ABOARD THE OCEAN DIAMOND – Shortly after midnight on Jan. 23, 1973, residents of Heimaey were awakened by the blare of fire engine horns. Looking outside, they were horrified to see bright red lava exploding into the night sky and a wall of fire spewing from a fissure snaking across the island.
Although they had long lived within the shadow of a volcano, the eruption came as a surprise to the 5,300 Icelandic residents.
“Can you imagine how terrible it was to wake up to all that noise, feel the ground shaking and see a huge fire outside your window?” asked tour guide Guðlaugur Arason.
Taking only what they could carry, residents made a dash for the harbor.
“We were very lucky that the eruption happened when it did,” Arason said. “If it had been at a different time, the results could have been much more tragic.”
On our last full day aboard the Ocean Diamond, our ship stopped in the Westmann Islands at Heimaey. Nicknamed “The Pompeii of the North,” Heimaey can be reached only by boat or plane.
Located about five miles off the coast of southern Iceland, Heimaey is the only inhabited island in a group formed by undersea volcanic eruptions about 10,000 years ago. The youngest of the islands only emerged from the sea in 1963.
The horizon of Heimaey is dominated by two enormous volcanic peaks. A grass-covered cone, Helgafell erupted thousands of years ago, spewing so much lava that two islands merged to form Heimaey. The other volcanic peak, Eldfell, was created by the 1973 eruption.
Weather played an important role
Back to that day in 1973, weather played a very important role in saving the lives of residents fleeing from the eruption. Quite unusual for that time of year, a wind sprang up from the west blowing the fiery volcanic projectiles away from the town.
The day before the eruption, a gale had raged in the region and numerous ships had sought refuge in the Heimaey harbor. The gale died down that night.
When the volcano erupted, there were 80 fishing vessels in the harbor – more than enough to quickly and safety evacuate residents to the capital city of Reykjavik. Within five hours, the evacuation was complete.
“Only one man died in the eruption,” Arason said. “He had gone down into the basement of his house. Poisonous gas killed him. You couldn’t see it or smell it so he died. Rescuers had to wear gas masks for months after the eruption.”
Then the winds changed and the situation quickly deteriorated. Evacuation would have become much more dangerous with the new winds. Concentrated lava flow was heading straight toward the harbor. Ash descended on the town.
“The harbor is the heart of the town,” Arason said. “If the harbor closed, then there would be no reason to live here, no way to earn a living.”
To save the harbor, volunteers constantly sprayed the lava with cold seawater causing it to solidify and be diverted. “No one had tried that before,” Arason said. “They constantly pumped sea water on the lava so it wouldn’t flow so fast.”
The eruption lasted until July 3. Two hundred million tons of ash and lava rained down in the days following the eruption. Half of the town was crushed. A third of all the buildings on Heimaey – 400 homes and businesses – were destroyed. But the harbor was saved.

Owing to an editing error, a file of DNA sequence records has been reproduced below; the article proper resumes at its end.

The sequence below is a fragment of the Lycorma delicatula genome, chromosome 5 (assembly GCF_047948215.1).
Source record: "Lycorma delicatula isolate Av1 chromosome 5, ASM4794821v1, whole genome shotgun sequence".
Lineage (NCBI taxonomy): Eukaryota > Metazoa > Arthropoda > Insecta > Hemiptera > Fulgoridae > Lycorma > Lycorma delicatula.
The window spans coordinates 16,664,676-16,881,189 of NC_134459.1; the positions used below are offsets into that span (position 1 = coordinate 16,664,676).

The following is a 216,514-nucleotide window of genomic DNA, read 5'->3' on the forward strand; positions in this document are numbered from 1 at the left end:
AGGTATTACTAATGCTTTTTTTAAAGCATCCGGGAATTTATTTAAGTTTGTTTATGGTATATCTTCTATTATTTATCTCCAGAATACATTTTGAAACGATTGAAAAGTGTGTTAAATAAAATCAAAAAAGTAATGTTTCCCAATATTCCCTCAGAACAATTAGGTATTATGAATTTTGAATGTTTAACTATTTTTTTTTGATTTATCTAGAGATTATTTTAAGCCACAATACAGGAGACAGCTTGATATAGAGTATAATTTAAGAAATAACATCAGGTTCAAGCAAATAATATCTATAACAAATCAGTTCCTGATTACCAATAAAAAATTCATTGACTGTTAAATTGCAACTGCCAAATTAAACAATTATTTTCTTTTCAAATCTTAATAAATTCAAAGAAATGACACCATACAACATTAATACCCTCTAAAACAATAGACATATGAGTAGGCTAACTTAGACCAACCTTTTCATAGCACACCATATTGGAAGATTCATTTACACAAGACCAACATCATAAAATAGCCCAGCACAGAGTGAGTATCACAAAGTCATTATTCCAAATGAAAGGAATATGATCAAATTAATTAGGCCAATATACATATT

“Just 100 meters (0.06 miles) more and the harbor would have been closed,” Arason said.
When they returned months later, many islanders found their houses engulfed by lava. A few residents decided to live elsewhere but the majority rebuilt their houses closer to the island’s only town. The population decreased from 5,600 to 4,300.
“Right now we are driving on the roofs of 400 houses,” Arason said as we toured the main volcano area. Hikers now climb lava field of the volcano where heat remains in the ground.
“Put your hand down and you can feel it,” Arason said. We did and we could. I imagine the heat could melt the soles of shoes if you stood still long enough. Some people also come to the volcano field to bake “lava bread” in makeshift volcano ovens.
The eruption increased the size of Heimaey from 4.3 square miles to 5.19 square miles. A 656-foot volcanic cone emerged.
In 2006, archaeologists began to excavate some of the houses closest to the volcano. The dwellings were still imprisoned in solidified rock. Homes were perfectly preserved with clothes still neatly folded ready to be worn in the morning. Tables were set as they had been for a breakfast that never came.
New museum is center of remembrance
On Mary 23, 2014, a new volcano museum opened as a center of remembrance. Named Eldheimar – “Worlds of Fire” – the museum aims to capture a picture of life on the island the moment Eldfell erupted. The museum centerpiece is a house where Guðni Ólafsson, his wife Gerður Sigurðardóttir and their three young children lived. Fleeing their home in the middle of the night, the only thing they took was a bottle for their weeks-old baby.
Engulfed in ash and lava, their home remained frozen in time until excavations began in 2006. The island was much like the Italian town of Pompeii where time seemed to stand still when Mt. Vesuvius erupted in 79 A.D.
As the Diamond Queen cruised away from Heimaey, we could see a towering bank of ash sloping down to the sea. A jagged Eldfell towers over the city as an ash-covered reminder of 1973. Purple lupines have begun blooming on the blackened slopes as Mother Nature continues to heal. And the volcano still rumbles away.
Watching the peaceful scene from my cabin aboard the Diamond Queen, I remembered what Arason had said.
“Here on Heimaey, we talk about before and after 1973. The town has come back from the ashes,” he said. “But the mountain is not sleeping. It is still alive.”
Photos and video by Jackie Sheckler Finch